“Who am I to say that porn is wrong?” “It’s not affecting anyone but themselves, so why does it matter?” “Those girls, they’re choosing to do these things. It’s how they make a living.”
I could go on. Millions of excuses to justify pornography are made every day, but the truth is this: sexual exploitation is always wrong.
It seems crazy to me that we even have to say this—that it’s something many don’t automatically know in the marrow of their bones.
How far gone are we?
No matter the answer to this question, I refuse to say that as a society we are too far gone. There is still hope. There is still time to retrain our brains and teach our children something better. There is still space for Jesus to heal in this generation—the consumers, the producers, the participants.
There is no chain that He cannot break.
But what is our responsibility? What can those of us who have in some way, directly or indirectly, reaped the myriad of destructive consequences of porn do to stem the tide? How can we fight back, not against the people of porn, but against the powers of darkness that perpetuate the slavery, the bondage, the exploitation?
Here are 12 things you can do to turn the tides on a pornified culture:
Within Your Own Four Walls
1. Unsubscribe from catalogues and magazines that use sex to sell their merchandise.
Both men and women, boys and girls, receive messages from these about their bodies and the purpose of our bodies that are not helpful in shaping our view of the value of us as people.
2. Talk to each other about God’s values regarding people and sexuality.
This isn’t a one-sided conversation. While we can pass down values to those in our family, we can’t make our loved ones internalize them. They have to, at some point, own their own beliefs and make choices on their own volition. How do we do this? We ask questions like:
- “What do you think about that advertisement?”
- “How do you think that person on the cover might feel?”
- “What do you think drives people to do this?”
- “What might be part of their story we don’t know?”
- “How would you feel if you found out this person didn’t have a choice?”
3. Educate yourself continually.
The research regarding porn and its effect on society is evolving and growing. More and more secular and spiritual research shows it’s truly harmful to us individually and as a society. The more you know about how porn affects the brain and our actions, the more you can intelligently and respectfully share with others.
In addition, you can also learn about how accountability and filtering software can be one line of defense to protect yourself and your family from exposure.
4. Use your computer for good.
There are several organizations whose sole purpose is to end sex trafficking and speak out again the harmful effects of pornography. Some accept monetary donations so they can further their research and their reach. Others give you ways to contact large companies so you can let them know how you feel about their involvement in the porn business—no matter if they are contributing directly or indirectly. I’ve really appreciated the research and tools from Fight the New Drug and Endsexualexploitation.org.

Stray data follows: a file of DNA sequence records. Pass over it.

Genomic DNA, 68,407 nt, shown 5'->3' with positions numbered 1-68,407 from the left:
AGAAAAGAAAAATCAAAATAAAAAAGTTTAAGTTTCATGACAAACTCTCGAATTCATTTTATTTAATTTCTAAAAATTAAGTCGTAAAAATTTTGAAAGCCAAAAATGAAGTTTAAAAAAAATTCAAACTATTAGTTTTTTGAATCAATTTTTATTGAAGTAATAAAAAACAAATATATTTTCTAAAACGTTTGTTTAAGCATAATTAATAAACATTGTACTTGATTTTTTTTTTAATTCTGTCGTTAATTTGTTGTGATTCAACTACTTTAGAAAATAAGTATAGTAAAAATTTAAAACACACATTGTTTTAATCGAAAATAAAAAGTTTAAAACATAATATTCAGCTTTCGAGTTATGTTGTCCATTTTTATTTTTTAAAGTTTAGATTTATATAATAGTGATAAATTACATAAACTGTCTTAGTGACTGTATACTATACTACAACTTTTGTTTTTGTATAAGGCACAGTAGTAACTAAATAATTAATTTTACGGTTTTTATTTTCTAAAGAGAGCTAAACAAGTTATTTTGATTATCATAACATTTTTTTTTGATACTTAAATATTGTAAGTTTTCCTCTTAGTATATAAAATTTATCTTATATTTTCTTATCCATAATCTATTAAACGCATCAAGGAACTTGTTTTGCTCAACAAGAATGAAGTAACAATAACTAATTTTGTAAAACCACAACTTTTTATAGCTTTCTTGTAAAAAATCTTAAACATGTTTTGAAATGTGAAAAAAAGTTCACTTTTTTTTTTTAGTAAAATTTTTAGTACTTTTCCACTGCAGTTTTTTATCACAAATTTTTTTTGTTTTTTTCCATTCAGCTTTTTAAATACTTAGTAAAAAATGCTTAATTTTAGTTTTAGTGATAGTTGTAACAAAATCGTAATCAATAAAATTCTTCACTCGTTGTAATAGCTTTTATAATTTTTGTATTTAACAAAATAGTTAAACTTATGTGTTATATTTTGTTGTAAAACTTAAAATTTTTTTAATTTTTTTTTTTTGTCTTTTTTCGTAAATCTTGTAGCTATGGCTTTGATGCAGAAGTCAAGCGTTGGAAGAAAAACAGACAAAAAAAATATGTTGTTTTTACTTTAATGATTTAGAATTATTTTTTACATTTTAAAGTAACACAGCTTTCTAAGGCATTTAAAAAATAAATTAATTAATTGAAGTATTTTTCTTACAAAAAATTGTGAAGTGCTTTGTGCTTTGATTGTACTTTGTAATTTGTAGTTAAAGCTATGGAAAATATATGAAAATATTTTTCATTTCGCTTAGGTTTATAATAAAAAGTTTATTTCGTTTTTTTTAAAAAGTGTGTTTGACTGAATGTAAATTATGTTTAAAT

5. Be mindful of what you watch.
The porn industry exists because the demand exists. It continues to expand because the demand expands. How would you feel if that was your wife, daughter, son, friend in that movie/ad/cable TV show?
6. Pursue a healthy relationship with your spouse.
First, hear this: having an unhealthy relationship with your partner never gives you an excuse to look at porn. However, cultivating a good relationship with your spouse reinforces the joys of true intimacy and allows you to share the fullness of love—something porn never offers.
When You’re Outside Your Front Door
7. Seek help if you need it.
It can be hard and embarrassing to admit you have a problem with porn. Shame over your addiction will keep you in bondage, but revealing your issue is the first step to healing. Talk to your pastor, a good friend, a certified sexual addiction therapist, and/or your spouse.
8. Learn the signs of human trafficking.
Be watchful and aware of the things going on around you and when sexual slavery is likely to occur (hello, Super Bowl). You can learn more about signs of human trafficking and what to do if you encounter them.
9. Consider how you’re using social media.
What images and articles do you share? Are they ones that uplift and encourage or objectify and demean?
10. Continue the conversation beyond your family (especially in your church).
As noted in number 7, it can be incredibly difficult to take that first step and admit you have a problem (or that your spouse does). If you’ve had experience with pornography, share it. If you have questions about it, ask your church leadership to begin a conversation that involves both men and women.
11. Appreciate true beauty.
It’s ok to think someone’s pretty or handsome. But when thoughts go beyond pure appreciation and turn to lust, take the thought captive and move on to thinking about other things. (Covenant Eyes’s free ebook Transformed by Beauty shares the story of four individuals who found their lives and vision transformed as they encountered the beauty of a transcendent God.)
Wherever You Are
Pray for yourself, your family, your church, your friends. Pray for the porn stars and the porn producers and for all who benefit from and suffer at the hands of this industry. Your prayers make a difference—in your life and in those around you.
It may seem that eradicating porn in our society is a battle we have no hope of winning. But my job, your job, is not to save the world from porn. My job, your job, is to do what we can to love people well, to advocate for those who cannot advocate for themselves, to show self-control, and to contribute to a conversation that promotes freedom from bondage and exploitation.